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FF Sparks (Casual)

[Gaming] Game Design Thoughts

After a rather interesting conversation today with a few folks about games and gaming styles, I've come to an interesting conclusion. I'm curious if anyone else thinks it has merit either way.

I think, when it comes to roleplaying in particular, you can boil things down to two essential 'schools' of roleplay. (Yes, I know boiling anything down to two essential somethings is an overgeneralization. Bear with me for the sake of this discussion.) :)

Let's call them proactive roleplaying, and reactive roleplaying. Proactive roleplayers want to get out and do things on their own. They don't want to wait for the story to come to them... they like telling stories. Reactive roleplayers want the story to have a coherent overarcing whole which they can, well, react to.

Or, in other words, a proactive RPer wants to do things of their own volition and have the GM tell them when anything particular happens as a result. A reactive RPer wants to have the GM tell them what happens and then react, doing things around that event.

Let's say you have a tabletop group. The characters want to get into a castle to scout something out, and the GM drops a hint that they might be able to enter through the sewers. A reactive roleplayer is likely to take this hint and run with it, continuing the GM's story. A proactive roleplayer might well do something like 'well, screw that, I don't want to trudge through that muck' and decide to dress the female members of the party up as prostitutes and get snuck inside to see the prince. (Yes, kieri, this means you, little miss scout the castle and get tipped well to boot.)

In tabletops, I'd say that reactive players are best with a GM who wants to tell a specific story. Proactive players are best with a GM who wants the players to tell their own story and only provide input or guidance where required. On a MUSH, reactive players are the ones likely to get involved eagerly in the plots staff start, while proactive players are the ones more likely to try and start plots.

Now, really, it's more of a range; not an either-or, but people falling somewhere on a spectrum. And both mindsets are valuable; without a GM constantly being there, the reactive players *need* the proactive players to stir things up for them, and the proactive players need the reactive players so that there's anyone around for them to RP with.

The problem is, while proactive players can keep things alive when GMs don't, such as on a game that is largely hands-off, in a tabletop game or RPG where you want a specific story told, highly proactive players are going to complicate the mix. So I'm thinking about this, because of a MU* project under construction that I know of, and wondering... how do you balance it well for both? It's an interesting question.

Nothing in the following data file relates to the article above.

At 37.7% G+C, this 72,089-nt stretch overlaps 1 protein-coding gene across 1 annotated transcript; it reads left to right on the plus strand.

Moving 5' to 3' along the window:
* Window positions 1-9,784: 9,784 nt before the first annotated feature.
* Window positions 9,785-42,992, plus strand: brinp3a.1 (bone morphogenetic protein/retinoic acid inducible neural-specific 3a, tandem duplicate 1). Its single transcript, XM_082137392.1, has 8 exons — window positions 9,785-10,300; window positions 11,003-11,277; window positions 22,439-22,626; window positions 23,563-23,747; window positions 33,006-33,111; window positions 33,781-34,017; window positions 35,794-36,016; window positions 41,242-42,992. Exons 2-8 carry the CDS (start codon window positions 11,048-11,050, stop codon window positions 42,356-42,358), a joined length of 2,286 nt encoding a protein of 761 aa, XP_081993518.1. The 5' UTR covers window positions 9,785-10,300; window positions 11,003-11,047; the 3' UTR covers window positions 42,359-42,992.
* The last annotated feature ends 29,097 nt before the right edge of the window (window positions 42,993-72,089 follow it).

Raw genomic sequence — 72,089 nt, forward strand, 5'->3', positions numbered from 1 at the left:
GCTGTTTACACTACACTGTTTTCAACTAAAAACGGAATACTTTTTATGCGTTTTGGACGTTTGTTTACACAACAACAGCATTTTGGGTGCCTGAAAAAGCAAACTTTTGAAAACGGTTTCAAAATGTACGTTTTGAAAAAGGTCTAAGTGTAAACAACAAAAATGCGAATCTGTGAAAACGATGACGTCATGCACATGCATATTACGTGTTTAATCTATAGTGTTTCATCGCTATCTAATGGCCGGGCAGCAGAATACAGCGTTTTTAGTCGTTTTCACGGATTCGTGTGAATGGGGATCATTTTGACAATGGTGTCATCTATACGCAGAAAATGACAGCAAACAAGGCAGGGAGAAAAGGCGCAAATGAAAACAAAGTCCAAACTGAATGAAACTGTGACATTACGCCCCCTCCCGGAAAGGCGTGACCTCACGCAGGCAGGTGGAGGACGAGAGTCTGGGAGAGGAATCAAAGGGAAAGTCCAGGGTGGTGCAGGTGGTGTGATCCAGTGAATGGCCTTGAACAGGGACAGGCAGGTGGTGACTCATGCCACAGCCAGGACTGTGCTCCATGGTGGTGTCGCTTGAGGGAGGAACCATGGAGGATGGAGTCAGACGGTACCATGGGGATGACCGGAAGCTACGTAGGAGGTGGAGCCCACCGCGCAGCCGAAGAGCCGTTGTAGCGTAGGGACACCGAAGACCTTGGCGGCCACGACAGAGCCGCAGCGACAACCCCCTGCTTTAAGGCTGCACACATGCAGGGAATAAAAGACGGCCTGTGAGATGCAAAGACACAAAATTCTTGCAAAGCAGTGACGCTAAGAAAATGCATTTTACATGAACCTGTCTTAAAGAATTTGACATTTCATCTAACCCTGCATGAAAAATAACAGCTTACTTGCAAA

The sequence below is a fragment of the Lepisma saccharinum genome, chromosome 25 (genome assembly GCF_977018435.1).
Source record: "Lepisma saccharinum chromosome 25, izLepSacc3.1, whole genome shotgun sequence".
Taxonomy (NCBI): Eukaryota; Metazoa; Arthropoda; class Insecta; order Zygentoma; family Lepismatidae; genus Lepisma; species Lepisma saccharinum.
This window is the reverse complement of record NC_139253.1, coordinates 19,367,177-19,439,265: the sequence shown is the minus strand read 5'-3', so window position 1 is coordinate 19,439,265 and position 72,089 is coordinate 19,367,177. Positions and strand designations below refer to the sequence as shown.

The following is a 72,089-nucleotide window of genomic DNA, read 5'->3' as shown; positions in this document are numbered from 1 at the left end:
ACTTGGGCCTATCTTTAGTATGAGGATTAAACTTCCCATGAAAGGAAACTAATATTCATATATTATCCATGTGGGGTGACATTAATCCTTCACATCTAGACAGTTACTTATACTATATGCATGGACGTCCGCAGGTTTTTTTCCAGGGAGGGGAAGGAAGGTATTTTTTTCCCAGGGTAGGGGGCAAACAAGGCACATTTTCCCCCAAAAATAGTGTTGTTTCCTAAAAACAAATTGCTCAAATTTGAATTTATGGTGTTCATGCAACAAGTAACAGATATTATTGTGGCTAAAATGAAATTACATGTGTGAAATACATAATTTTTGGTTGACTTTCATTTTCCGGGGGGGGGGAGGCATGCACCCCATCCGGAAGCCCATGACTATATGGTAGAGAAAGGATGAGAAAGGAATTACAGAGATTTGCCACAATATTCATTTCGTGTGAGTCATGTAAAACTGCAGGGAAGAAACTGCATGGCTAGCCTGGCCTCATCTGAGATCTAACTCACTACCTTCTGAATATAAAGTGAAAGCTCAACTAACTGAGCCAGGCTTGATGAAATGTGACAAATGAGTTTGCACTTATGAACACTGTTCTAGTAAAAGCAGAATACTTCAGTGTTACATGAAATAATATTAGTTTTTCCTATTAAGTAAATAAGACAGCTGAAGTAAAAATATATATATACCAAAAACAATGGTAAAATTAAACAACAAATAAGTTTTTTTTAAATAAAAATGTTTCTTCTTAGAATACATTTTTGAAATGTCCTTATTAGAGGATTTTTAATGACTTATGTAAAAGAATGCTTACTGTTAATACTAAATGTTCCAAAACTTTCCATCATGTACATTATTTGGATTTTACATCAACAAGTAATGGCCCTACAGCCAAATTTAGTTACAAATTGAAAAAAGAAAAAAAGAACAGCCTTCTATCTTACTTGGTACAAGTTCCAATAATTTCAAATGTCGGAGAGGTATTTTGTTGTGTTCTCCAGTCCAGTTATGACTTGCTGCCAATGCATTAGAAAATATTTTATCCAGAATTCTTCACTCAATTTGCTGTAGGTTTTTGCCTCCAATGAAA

But here's where the discussion got interesting.

A reactive player trying to interact where proactive players are expected is going to get bored and frustrated, because they want things handed to them; they want the GM to start things off for them to react to. Conversely, a proactive player trying to interact where reactive RP is required is likely going to frustrate a GM (and fellow players) by going off on tangents or trying to tell their own story.

I wonder how many instances of frustration between players and games is because a highly reactive player got bored on a game without many tinyplots, or a highly proactive player stumbled into a place where they really needed to play reactively, and got tripped up? Going back and looking at my own online gaming career (13 years as of February, dear lord I've been doing this since I was a kid), I realize a lot of my own frustration with various games over the years has been when my RP style and what was appropriate on the game at that moment clashed.

Now, I think it is possible to have something that's a perfect blend, but in 13 years, I've seen only one game that does; it's a small, invite-only game where everyone acts as both player and GM simultaneously. While it's an incredible place to interact with others, with anything other than a small, invite-only group I doubt such a project would work.

Anyway. Random brain dump there. Those who have an interest in gaming (adamdray?) can feel free to comment... this is mostly an idle musing about this, as a prelude to thinking about how one can design a somewhat self-sustaining game with GM involvement, ideally balanced for both halves. :)


I think your initial theory is pretty good, though I would suspect that "proactive" players tend more often than not to become the GMs while the "reactive" players are content to just play; the best GMs, of course, are those that easily flit from reactive to proactive, and the best players do both as well.

Of course, now I'm going to have to read through the Forge theory stuff and add more thoughts, but you couldn't have posted this at a more opportune time for me: I am trying to get my TT group started back up again, and any sort of little insights into how people tick could be of great help.